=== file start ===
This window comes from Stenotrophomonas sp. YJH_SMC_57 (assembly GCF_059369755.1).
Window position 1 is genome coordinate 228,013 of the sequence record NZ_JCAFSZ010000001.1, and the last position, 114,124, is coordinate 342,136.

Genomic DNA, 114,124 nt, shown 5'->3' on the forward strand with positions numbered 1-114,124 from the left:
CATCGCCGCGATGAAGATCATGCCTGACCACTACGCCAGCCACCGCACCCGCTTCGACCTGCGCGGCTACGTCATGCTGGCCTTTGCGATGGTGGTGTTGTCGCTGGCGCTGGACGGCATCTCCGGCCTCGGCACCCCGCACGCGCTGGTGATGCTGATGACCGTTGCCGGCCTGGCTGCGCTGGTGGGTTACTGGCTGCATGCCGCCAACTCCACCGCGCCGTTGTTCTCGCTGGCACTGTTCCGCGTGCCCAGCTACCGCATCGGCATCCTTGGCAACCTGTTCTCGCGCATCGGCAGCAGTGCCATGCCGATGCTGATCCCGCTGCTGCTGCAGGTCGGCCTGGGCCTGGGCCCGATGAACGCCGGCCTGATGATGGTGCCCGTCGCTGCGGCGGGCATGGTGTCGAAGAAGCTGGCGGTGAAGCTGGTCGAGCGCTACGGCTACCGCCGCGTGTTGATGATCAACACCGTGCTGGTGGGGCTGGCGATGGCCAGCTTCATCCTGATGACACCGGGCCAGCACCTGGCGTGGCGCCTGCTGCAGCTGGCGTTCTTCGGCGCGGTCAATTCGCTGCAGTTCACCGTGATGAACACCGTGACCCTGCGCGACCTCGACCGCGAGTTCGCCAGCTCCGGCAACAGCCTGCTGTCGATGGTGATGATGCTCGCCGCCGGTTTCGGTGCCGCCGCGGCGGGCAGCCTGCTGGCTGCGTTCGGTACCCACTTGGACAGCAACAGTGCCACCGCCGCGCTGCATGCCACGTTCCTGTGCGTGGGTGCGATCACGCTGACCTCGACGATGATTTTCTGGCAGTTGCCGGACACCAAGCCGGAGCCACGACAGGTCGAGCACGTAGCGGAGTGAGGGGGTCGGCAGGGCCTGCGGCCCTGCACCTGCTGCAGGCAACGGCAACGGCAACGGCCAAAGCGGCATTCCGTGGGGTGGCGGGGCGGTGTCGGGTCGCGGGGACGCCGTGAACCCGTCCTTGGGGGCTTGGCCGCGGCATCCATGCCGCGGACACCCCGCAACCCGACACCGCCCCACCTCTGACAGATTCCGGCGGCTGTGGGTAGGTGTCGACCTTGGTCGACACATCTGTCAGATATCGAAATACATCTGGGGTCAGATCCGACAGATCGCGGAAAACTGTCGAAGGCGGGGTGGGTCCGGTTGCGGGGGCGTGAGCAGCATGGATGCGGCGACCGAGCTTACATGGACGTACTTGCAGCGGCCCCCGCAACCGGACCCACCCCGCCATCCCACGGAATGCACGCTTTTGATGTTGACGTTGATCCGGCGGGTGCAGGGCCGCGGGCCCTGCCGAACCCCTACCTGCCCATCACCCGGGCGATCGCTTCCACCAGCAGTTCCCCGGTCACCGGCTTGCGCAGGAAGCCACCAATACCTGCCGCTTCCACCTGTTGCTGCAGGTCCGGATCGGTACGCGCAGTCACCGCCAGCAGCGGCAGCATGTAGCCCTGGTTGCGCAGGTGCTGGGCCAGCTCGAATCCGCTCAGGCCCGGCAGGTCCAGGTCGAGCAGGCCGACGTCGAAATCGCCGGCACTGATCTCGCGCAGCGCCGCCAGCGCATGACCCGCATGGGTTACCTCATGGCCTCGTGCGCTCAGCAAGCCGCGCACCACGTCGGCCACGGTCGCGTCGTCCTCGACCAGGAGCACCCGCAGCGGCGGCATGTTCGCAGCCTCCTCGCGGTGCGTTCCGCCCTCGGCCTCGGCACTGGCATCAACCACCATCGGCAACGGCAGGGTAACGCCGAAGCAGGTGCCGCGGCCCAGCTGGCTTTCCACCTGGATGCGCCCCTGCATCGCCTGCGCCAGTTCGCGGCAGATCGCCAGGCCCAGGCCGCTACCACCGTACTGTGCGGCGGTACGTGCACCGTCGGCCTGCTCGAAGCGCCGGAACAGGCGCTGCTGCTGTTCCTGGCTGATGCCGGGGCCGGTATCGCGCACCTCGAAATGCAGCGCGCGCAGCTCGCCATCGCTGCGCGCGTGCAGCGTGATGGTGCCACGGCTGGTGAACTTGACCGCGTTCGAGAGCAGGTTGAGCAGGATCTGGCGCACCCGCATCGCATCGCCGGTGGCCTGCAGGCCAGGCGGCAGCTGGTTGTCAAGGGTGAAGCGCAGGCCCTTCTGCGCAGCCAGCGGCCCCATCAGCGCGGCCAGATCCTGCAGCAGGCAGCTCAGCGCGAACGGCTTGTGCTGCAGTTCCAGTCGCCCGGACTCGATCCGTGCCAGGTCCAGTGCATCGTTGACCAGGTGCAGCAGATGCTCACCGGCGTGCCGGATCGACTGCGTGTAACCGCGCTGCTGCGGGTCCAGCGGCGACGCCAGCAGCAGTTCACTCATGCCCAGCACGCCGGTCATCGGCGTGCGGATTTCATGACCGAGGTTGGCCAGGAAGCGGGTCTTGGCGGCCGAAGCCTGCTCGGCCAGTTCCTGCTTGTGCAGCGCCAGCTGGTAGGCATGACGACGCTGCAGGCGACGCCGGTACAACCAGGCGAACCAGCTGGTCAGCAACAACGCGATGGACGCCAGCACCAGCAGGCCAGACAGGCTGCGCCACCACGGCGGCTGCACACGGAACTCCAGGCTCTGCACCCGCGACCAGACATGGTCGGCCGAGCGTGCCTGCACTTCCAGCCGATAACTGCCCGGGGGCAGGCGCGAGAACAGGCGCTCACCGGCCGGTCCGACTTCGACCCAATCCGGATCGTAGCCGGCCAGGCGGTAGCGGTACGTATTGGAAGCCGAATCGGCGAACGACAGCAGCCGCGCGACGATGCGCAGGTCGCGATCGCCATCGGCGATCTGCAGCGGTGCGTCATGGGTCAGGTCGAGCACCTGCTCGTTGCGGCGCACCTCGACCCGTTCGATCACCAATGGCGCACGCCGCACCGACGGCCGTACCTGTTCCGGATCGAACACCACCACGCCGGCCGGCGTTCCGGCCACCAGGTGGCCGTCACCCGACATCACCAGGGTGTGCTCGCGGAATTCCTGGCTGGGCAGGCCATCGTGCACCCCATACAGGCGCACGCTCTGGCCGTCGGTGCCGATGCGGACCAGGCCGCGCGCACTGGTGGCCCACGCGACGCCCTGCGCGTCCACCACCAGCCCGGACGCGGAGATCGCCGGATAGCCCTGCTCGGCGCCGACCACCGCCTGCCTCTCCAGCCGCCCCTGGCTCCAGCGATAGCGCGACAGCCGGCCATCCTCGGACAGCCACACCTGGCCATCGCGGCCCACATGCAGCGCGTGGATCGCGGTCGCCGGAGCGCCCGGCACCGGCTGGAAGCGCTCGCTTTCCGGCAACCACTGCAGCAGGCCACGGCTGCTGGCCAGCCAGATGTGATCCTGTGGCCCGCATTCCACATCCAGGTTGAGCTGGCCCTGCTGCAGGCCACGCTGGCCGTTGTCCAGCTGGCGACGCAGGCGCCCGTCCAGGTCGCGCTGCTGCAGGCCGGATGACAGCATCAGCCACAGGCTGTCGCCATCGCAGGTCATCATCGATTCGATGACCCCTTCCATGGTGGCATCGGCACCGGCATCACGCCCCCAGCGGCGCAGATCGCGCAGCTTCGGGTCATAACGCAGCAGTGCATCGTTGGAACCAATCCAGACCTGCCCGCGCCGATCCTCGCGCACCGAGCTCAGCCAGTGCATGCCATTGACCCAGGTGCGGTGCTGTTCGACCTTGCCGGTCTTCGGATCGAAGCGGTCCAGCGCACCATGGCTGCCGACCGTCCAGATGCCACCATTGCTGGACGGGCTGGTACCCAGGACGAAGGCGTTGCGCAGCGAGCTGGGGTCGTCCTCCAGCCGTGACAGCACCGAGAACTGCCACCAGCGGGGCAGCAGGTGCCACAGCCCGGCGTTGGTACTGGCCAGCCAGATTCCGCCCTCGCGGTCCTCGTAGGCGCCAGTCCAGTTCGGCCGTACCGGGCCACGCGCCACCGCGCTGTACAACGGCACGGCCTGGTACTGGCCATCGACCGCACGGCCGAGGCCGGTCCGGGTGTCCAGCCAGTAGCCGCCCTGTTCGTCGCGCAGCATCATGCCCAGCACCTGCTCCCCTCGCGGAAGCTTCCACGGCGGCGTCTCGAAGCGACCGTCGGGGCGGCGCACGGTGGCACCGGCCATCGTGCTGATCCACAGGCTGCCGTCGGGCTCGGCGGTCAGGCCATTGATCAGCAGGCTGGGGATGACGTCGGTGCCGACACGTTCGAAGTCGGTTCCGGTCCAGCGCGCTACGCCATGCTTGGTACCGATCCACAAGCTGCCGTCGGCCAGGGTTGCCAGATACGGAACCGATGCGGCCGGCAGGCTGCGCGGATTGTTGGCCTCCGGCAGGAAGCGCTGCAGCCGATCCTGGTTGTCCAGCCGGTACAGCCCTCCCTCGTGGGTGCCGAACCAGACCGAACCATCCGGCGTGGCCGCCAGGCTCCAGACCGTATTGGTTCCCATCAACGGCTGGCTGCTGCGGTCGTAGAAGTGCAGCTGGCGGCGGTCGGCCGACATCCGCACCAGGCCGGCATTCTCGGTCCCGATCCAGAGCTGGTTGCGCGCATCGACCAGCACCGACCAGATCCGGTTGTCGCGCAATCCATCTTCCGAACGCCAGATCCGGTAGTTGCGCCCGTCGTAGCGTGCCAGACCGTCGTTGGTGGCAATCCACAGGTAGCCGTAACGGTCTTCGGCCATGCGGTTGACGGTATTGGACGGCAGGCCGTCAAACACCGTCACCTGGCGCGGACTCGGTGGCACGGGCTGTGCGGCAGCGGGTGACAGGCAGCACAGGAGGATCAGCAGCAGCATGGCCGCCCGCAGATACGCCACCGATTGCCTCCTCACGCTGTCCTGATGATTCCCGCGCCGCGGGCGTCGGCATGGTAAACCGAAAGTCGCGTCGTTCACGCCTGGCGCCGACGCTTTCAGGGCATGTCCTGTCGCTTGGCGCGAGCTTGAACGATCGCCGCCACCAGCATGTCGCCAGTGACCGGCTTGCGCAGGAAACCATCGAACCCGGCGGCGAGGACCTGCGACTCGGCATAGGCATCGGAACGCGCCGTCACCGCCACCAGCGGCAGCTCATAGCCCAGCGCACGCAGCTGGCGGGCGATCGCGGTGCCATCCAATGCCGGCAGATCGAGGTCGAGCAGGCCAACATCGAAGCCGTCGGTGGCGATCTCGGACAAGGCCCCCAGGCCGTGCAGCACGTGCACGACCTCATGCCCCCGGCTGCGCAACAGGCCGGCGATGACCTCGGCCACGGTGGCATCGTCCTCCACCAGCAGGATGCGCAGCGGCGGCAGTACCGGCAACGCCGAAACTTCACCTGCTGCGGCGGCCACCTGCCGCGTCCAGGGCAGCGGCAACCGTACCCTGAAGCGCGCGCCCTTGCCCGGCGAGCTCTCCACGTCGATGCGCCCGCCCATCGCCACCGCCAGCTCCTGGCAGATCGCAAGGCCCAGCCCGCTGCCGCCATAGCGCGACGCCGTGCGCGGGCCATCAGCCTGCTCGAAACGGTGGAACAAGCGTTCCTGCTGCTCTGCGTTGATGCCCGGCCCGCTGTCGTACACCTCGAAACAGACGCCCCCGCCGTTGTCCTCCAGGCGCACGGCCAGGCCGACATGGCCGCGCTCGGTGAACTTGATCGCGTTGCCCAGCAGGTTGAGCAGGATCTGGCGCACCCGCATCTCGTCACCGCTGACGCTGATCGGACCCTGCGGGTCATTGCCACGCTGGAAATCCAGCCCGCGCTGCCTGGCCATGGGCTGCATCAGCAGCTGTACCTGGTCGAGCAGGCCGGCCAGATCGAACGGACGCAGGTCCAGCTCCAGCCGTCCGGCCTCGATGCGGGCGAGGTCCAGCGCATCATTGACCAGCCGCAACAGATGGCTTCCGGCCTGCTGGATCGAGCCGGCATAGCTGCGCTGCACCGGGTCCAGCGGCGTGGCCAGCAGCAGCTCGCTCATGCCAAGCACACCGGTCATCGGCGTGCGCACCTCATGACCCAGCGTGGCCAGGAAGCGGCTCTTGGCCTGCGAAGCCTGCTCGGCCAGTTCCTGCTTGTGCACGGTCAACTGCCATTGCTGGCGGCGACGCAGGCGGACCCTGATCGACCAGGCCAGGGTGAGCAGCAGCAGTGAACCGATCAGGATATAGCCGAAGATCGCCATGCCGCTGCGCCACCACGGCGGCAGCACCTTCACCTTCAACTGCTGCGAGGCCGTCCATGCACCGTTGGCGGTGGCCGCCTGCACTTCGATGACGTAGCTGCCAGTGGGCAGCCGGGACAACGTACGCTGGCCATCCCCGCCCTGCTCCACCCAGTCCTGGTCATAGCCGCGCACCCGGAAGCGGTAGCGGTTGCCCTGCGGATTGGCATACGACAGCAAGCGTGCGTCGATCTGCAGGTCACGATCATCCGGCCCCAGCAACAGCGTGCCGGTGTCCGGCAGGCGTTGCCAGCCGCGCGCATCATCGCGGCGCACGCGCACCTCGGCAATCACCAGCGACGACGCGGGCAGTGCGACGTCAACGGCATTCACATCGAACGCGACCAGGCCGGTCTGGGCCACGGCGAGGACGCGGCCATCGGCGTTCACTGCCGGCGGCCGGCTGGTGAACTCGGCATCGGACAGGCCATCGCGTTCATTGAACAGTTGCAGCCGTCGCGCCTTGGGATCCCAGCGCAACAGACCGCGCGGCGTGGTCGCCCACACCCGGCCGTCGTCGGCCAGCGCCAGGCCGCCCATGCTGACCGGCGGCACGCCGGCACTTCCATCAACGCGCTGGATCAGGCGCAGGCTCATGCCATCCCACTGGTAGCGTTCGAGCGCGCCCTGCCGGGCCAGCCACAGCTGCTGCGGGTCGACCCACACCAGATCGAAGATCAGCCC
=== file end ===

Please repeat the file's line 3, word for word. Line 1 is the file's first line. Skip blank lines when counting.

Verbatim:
Genomic DNA, 114,124 nt, shown 5'->3' on the forward strand with positions numbered 1-114,124 from the left: